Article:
Downregulation of protein phosphatase 2A carboxyl methylation and methyltransferase may contribute to Alzheimer disease pathogenesis

Estelle Sontag, Christa Hladik, Lisa Montgomery, Ampa Luangpirom, Ingrid Mudrak, Egon Ogris, Charles L. White

Research output: Contribution to journalArticle

139 Scopus citations

Abstract

ABαC, a major protein phosphatase 2A (PP2A) heterotrimeric enzyme, binds to and regulates the microtubule cytoskeleton and tau. We have shown that ABαC protein expression levels are selectively reduced in Alzheimer disease (AD). Notably, the carboxyl methylation of PP2A catalytic subunit (PP2AC) is critically required for ABαC holoenzyme assembly, and catalyzed by a specific methyltransferase (PPMT). Here, we provide the first analysis of human PPMT and methylated PP2AC in brain regions from AD, non-AD demented, and aged control autopsy cases. Immunoblotting analyses revealed that PPMT protein expression and PP2AC methylation levels were quantitatively decreased in AD-affected brain regions. Immunohistochemical studies showed that PPMT was abundant in neurons throughout the cortex in normal control and non-AD demented cases. However, in AD, there was a regional loss of PPMT immunoreactivity that closely paralleled the severity of tau pathology, but not amyloid plaque burden. We propose that the deregulation of PPMT and PP2A methylation/demethylation cycles contributes to AD pathogenesis, by inducing changes in PP2A heteromultimeric composition and substrate specificity. In turn, PP2A dysfunction compromises the mechanisms that control tau, neuronal plasticity, and survival.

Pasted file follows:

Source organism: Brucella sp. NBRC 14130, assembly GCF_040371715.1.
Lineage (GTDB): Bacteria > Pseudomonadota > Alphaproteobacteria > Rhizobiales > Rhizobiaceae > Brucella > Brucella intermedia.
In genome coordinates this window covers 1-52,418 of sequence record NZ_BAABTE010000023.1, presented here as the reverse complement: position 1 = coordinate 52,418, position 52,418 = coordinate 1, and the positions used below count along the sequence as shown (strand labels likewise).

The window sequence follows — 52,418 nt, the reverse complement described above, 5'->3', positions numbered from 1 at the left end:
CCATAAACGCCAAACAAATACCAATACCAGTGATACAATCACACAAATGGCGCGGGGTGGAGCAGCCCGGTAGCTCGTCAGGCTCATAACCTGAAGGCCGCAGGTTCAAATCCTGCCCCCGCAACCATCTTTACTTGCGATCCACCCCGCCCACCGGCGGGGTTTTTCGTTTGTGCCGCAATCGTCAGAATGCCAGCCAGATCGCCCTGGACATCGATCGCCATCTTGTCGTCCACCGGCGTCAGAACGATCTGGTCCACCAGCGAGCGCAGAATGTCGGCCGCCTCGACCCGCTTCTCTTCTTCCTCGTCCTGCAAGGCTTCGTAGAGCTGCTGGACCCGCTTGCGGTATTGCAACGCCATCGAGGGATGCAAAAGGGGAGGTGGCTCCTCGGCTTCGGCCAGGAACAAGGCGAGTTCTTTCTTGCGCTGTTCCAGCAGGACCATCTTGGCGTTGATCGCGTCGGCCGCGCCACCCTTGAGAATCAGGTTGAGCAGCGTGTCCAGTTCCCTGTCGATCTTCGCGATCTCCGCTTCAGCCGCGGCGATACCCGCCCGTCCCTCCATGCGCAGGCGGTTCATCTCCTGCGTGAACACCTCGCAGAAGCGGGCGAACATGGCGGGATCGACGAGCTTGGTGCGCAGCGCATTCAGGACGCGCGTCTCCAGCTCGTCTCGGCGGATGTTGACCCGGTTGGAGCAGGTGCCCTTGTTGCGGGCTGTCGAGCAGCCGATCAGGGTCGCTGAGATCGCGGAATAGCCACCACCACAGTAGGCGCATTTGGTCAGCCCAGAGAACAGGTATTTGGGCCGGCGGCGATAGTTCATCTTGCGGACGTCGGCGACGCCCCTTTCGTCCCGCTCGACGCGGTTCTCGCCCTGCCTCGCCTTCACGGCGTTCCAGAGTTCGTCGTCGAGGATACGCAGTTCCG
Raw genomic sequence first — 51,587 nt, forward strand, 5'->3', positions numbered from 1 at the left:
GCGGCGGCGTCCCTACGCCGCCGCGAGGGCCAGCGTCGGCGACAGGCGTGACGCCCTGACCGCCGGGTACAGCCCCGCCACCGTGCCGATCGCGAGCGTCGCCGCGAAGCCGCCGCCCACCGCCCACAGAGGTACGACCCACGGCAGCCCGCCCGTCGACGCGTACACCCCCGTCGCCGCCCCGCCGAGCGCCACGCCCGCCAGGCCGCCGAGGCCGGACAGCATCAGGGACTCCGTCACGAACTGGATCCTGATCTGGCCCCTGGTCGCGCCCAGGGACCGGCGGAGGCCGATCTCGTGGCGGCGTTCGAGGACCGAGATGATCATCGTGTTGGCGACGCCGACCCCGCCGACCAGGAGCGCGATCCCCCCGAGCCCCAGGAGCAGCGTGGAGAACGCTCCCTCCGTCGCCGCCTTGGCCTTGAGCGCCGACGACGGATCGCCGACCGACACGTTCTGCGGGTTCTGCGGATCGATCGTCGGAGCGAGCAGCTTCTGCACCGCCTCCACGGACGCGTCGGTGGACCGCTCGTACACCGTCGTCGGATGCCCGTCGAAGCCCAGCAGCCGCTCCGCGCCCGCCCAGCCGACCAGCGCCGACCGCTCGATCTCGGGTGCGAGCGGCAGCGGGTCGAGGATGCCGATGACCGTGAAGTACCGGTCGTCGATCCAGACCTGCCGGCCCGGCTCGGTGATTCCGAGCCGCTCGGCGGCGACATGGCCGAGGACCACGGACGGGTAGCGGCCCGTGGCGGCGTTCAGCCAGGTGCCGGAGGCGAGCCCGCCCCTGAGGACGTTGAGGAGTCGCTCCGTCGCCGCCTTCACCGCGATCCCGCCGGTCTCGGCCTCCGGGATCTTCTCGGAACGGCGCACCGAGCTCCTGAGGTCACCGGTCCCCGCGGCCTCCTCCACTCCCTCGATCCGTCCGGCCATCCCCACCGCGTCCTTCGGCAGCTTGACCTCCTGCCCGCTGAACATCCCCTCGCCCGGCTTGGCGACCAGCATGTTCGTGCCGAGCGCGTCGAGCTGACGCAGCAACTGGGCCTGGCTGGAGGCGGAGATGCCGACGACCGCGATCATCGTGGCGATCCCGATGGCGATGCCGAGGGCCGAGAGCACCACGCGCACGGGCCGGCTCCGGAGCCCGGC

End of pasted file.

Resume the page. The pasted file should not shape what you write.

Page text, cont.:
Original languageEnglish (US)
Pages (from-to)1080-1091
Number of pages12
JournalJournal of neuropathology and experimental neurology
Volume63
Issue number10
DOIs
StatePublished - Oct 2004

Keywords

  • Alzheimer disease
  • Amyloid
  • Brain
  • Methylation
  • Methyltransferase
  • PP2A
  • Tau

ASJC Scopus subject areas

  • Pathology and Forensic Medicine
  • Neurology
  • Clinical Neurology
  • Cellular and Molecular Neuroscience

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